Hello, Projectors! I'm honored Bil asked me to fill in for him today while he's on vacation.
I write regularly at Feministing.com, a blog and community for young feminists. We are the most-read feminist publication online or off, which is pretty exciting for a site that started in 2004 to fill a need for a space explicitly for young feminist voices. Our main page hosts content by a team of bloggers I'm proud to call my friends. They form the most genuine feminist community I know, offering each other support and encouragement with heavy doses of snark. And they also do amazing writing about a range of issues. The diversity of our voices and the very broad stroke with which we define what's covered as "feminist" are some of my favorite things about our blog.
We also host an active community of folks who write on our Community and Campus blogs, which give feminists online spaces to communicate and connect.
I joined the team at Feministing following up a dust up about trans issues on the site that we sometimes jokingly refer to as "transplosion." Interestingly, my relationship with Bilerico also began in connection with a controversy around trans issues on this site, when our two blogs collaborated on a panel on responding to blog controversies at Creating Change in 2010.
I bring up this history because it speaks to some of what I love the most about blogs and their potential for social change. No, not call-out culture - I think critique is often the easy default online, and we can often be harsh with people in a way that doesn't encourage growth. But I do think there's a value in raising issues in a productive way that pushes for change, and I think the internet is ideal for that.
I am writing on sites that I was introduced to because of controversies that are personal to me as a trans woman. Feministing now hosts tons of trans-related content, plenty of it not by me. In fact, I think we've become a go-to place for trans issues within the feminist blogosphere. Bilerico's hosted trans-related content for a while, but I think trans representation has only continued to improve since this site's own controversy. This speaks to the ability of blogs to be a space where change happens, and where it happens quickly. They're a great space to move the movement forward.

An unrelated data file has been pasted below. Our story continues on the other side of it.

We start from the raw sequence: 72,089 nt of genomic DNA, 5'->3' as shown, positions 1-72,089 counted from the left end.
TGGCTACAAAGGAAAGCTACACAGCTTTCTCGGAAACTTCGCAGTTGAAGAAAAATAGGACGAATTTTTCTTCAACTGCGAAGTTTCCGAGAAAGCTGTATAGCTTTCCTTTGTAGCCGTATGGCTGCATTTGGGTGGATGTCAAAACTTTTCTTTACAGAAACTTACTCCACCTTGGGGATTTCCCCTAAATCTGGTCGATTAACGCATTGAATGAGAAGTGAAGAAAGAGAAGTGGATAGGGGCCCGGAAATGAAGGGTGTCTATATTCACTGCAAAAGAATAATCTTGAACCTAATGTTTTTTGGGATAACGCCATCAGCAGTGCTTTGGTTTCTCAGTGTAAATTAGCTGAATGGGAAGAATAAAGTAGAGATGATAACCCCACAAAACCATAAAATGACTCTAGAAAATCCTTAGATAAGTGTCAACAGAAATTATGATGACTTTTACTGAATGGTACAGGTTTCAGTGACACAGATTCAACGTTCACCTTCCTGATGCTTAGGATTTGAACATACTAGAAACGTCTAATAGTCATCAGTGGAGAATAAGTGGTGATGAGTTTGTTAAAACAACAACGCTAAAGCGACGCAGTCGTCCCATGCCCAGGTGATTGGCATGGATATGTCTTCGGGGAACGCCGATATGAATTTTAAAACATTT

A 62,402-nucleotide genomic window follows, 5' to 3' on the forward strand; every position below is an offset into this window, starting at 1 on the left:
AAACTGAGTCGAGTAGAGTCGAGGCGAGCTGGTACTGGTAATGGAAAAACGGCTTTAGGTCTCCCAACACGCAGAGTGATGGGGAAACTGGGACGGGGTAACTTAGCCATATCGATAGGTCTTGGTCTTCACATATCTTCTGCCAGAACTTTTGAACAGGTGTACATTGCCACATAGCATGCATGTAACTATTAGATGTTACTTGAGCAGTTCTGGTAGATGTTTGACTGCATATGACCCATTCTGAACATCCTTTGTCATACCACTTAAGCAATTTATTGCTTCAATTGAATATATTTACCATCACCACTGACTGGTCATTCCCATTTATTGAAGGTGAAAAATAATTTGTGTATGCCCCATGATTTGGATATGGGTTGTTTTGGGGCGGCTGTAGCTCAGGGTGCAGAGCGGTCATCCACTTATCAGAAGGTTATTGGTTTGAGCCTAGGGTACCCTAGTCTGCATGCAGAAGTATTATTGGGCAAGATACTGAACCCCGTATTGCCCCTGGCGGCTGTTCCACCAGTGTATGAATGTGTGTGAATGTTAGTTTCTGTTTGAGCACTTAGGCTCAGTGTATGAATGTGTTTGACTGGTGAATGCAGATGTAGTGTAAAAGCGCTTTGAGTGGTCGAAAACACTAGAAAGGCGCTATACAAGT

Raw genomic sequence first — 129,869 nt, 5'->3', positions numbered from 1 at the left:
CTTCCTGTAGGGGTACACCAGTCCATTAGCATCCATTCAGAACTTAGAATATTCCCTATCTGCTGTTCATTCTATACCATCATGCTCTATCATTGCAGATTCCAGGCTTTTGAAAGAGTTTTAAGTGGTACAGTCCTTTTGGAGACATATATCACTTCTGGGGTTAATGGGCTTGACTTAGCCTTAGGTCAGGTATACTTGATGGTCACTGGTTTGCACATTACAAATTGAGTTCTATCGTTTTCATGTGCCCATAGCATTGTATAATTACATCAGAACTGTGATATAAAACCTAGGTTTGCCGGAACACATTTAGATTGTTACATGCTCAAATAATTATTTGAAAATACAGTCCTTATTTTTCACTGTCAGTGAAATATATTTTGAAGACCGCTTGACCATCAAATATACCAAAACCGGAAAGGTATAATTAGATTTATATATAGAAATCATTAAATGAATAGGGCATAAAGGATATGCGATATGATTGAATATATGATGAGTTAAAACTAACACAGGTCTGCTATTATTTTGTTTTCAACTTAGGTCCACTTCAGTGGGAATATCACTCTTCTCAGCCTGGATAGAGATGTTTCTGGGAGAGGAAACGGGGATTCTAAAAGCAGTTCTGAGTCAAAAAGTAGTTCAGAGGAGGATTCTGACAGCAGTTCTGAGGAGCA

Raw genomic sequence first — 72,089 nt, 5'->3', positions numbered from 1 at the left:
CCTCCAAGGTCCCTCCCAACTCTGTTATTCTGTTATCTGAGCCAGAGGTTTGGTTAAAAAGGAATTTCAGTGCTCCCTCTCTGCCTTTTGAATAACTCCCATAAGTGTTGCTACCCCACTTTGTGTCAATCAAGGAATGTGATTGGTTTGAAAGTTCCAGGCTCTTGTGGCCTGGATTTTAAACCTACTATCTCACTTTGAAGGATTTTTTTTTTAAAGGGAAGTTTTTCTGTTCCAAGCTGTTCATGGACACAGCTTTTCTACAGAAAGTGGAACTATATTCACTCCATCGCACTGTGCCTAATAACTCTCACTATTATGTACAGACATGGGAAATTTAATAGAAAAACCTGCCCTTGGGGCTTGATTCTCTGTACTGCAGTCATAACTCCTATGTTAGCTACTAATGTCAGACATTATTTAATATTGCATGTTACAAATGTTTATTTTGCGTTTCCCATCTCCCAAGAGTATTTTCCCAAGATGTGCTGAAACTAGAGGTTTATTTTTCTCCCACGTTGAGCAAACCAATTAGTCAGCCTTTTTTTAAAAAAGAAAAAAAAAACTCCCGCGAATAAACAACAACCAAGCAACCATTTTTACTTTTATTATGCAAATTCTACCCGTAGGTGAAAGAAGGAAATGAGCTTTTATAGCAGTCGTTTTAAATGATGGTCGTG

I blog because I'm excited about its potential for consciousness raising. In this setting I can return to a single topic and interrogate it from a new perspective in a number of posts. I think this makes blogs a great space for intersectional analysis and centering traditionally marginalized issues and voices. I can be in conversation with other thinkers and change makers, learn from their perspectives and improve my own analysis in the process.
Just recently Feministing was at the center of a conversation about who has abortions after myself and others at a reproductive justice conference brought up the point that people who are not women, including trans men and gender non-conforming folks, need access to the procedure. This conversation about a marginalized community and issue wouldn't be nearly so public and broadly impactful if it hadn't made its way to the blog.
Feministing has become a better blog because we've expanded the topics we cover, because the team has deepened our analysis and learned about new things. I imagine folks working here at The Bilerico Project would say the same thing.
I'm not just online for the conversation - the notion of "slacktivists" is pretty amusing to me when the feminist blogosphere has gotten two offensive ad campaigns pulled in just the last few weeks - one about , the other about, well, a talking vagina. Yeah, we get shit done.
Though I don't think blogs will ever replace face-to-face organizing, I believe it gives change makers a new set of tools to work with. I'm thrilled by the potential of blogs to change minds and bring new issues to people's attention. And I'm excited to jump into the conversation today at The Bilerico Project!